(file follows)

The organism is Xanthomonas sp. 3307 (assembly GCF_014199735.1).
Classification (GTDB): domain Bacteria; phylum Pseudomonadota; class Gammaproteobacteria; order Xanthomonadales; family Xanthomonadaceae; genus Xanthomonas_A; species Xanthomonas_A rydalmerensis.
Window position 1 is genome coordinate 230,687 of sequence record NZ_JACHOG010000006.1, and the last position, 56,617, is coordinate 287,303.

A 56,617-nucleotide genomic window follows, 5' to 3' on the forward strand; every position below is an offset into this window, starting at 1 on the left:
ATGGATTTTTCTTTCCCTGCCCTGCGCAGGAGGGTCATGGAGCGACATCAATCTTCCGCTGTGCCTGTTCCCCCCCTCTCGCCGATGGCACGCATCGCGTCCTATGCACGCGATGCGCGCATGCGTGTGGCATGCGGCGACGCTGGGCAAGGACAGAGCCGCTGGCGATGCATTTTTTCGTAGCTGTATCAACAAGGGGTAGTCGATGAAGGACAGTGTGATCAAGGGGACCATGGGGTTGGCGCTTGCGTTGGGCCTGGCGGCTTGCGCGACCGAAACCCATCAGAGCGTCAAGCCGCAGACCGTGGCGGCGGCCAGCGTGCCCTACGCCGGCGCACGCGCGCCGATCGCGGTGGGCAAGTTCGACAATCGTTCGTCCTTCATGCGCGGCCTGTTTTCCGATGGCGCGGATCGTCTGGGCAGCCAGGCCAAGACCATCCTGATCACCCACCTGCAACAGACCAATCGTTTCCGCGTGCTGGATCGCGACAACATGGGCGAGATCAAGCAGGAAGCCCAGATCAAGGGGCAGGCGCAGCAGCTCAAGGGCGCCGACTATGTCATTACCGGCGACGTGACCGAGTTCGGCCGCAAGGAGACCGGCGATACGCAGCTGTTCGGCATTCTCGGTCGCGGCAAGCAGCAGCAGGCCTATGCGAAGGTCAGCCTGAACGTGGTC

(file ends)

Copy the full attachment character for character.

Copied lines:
The organism is Xanthomonas sp. 3307 (assembly GCF_014199735.1).
Classification (GTDB): domain Bacteria; phylum Pseudomonadota; class Gammaproteobacteria; order Xanthomonadales; family Xanthomonadaceae; genus Xanthomonas_A; species Xanthomonas_A rydalmerensis.
Window position 1 is genome coordinate 230,687 of sequence record NZ_JACHOG010000006.1, and the last position, 56,617, is coordinate 287,303.

A 56,617-nucleotide genomic window follows, 5' to 3' on the forward strand; every position below is an offset into this window, starting at 1 on the left:
ATGGATTTTTCTTTCCCTGCCCTGCGCAGGAGGGTCATGGAGCGACATCAATCTTCCGCTGTGCCTGTTCCCCCCCTCTCGCCGATGGCACGCATCGCGTCCTATGCACGCGATGCGCGCATGCGTGTGGCATGCGGCGACGCTGGGCAAGGACAGAGCCGCTGGCGATGCATTTTTTCGTAGCTGTATCAACAAGGGGTAGTCGATGAAGGACAGTGTGATCAAGGGGACCATGGGGTTGGCGCTTGCGTTGGGCCTGGCGGCTTGCGCGACCGAAACCCATCAGAGCGTCAAGCCGCAGACCGTGGCGGCGGCCAGCGTGCCCTACGCCGGCGCACGCGCGCCGATCGCGGTGGGCAAGTTCGACAATCGTTCGTCCTTCATGCGCGGCCTGTTTTCCGATGGCGCGGATCGTCTGGGCAGCCAGGCCAAGACCATCCTGATCACCCACCTGCAACAGACCAATCGTTTCCGCGTGCTGGATCGCGACAACATGGGCGAGATCAAGCAGGAAGCCCAGATCAAGGGGCAGGCGCAGCAGCTCAAGGGCGCCGACTATGTCATTACCGGCGACGTGACCGAGTTCGGCCGCAAGGAGACCGGCGATACGCAGCTGTTCGGCATTCTCGGTCGCGGCAAGCAGCAGCAGGCCTATGCGAAGGTCAGCCTGAACGTGGTC